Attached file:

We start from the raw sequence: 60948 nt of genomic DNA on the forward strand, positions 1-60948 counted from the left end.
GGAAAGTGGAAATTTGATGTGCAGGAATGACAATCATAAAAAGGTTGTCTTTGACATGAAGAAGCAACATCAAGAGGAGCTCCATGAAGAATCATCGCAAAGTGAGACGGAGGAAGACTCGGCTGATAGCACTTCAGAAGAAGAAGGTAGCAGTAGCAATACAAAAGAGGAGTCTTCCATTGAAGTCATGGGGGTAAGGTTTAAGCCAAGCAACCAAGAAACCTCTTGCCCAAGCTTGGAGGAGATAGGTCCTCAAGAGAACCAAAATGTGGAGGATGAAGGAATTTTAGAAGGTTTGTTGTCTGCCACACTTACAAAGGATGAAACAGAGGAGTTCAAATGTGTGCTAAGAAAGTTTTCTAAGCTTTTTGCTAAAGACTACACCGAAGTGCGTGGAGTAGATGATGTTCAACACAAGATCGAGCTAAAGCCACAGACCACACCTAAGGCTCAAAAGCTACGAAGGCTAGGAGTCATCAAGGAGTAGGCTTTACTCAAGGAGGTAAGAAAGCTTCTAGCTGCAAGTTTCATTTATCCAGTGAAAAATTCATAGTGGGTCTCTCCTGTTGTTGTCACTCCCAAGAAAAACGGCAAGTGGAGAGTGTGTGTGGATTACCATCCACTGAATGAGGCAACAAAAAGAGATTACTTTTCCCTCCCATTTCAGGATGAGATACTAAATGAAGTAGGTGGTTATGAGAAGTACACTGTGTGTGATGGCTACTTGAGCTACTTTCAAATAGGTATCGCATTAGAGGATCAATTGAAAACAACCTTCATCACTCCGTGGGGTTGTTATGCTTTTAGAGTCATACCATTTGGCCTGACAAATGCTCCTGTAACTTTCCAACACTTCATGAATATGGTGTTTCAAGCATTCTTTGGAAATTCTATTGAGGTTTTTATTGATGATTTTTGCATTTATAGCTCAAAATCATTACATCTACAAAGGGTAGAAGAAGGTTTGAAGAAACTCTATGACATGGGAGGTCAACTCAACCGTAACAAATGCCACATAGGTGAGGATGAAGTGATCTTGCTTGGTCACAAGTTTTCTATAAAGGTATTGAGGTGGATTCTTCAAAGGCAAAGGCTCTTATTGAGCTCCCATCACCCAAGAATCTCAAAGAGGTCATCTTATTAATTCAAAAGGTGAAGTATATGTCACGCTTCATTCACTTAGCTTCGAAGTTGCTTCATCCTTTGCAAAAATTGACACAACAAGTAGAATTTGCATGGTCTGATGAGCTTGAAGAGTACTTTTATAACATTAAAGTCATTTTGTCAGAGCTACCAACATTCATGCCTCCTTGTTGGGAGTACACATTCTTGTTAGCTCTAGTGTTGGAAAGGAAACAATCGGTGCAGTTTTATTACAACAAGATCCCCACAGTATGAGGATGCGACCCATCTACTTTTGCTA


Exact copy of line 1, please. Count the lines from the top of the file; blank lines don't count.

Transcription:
We start from the raw sequence: 60948 nt of genomic DNA on the forward strand, positions 1-60948 counted from the left end.